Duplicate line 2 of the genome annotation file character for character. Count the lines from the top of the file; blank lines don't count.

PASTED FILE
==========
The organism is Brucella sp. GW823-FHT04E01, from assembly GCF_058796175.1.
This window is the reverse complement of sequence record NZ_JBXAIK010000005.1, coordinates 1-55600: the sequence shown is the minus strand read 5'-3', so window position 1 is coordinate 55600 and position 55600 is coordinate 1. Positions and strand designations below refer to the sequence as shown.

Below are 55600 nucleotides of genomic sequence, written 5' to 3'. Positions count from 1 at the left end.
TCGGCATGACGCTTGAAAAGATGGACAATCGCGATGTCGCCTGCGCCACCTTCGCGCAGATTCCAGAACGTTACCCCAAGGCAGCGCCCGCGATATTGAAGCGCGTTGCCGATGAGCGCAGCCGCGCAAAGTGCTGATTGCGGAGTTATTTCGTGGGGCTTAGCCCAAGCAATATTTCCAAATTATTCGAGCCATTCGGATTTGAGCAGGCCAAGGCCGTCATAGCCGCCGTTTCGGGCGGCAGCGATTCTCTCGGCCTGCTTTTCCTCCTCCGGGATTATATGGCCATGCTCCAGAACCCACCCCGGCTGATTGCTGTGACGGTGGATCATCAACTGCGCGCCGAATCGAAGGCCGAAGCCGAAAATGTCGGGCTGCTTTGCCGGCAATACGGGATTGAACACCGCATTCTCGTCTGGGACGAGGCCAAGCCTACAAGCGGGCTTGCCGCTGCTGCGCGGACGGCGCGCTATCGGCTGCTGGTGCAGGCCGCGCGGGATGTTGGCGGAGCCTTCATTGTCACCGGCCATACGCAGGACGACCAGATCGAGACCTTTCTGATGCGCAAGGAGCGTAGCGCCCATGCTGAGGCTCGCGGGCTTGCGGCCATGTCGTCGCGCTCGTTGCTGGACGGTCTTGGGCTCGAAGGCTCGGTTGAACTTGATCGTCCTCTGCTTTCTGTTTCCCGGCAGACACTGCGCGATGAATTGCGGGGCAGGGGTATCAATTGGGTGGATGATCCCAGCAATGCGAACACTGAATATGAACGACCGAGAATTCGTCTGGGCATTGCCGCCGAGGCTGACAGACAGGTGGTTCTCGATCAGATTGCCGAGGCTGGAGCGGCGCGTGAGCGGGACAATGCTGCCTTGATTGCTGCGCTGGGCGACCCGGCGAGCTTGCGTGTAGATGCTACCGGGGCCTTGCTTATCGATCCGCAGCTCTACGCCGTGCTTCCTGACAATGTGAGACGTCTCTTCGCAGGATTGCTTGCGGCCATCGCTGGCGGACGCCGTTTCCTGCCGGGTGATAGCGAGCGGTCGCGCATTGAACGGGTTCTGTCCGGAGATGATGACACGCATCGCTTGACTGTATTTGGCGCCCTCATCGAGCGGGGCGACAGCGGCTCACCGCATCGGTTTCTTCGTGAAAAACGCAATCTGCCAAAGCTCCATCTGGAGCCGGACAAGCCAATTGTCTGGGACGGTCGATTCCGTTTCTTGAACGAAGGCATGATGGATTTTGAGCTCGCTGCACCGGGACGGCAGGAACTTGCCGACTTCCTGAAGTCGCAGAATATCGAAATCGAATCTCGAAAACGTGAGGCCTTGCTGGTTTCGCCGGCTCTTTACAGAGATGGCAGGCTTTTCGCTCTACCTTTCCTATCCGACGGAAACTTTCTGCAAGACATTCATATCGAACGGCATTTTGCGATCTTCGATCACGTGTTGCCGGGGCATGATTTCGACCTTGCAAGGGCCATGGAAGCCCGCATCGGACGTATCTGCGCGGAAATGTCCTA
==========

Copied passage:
This window is the reverse complement of sequence record NZ_JBXAIK010000005.1, coordinates 1-55600: the sequence shown is the minus strand read 5'-3', so window position 1 is coordinate 55600 and position 55600 is coordinate 1. Positions and strand designations below refer to the sequence as shown.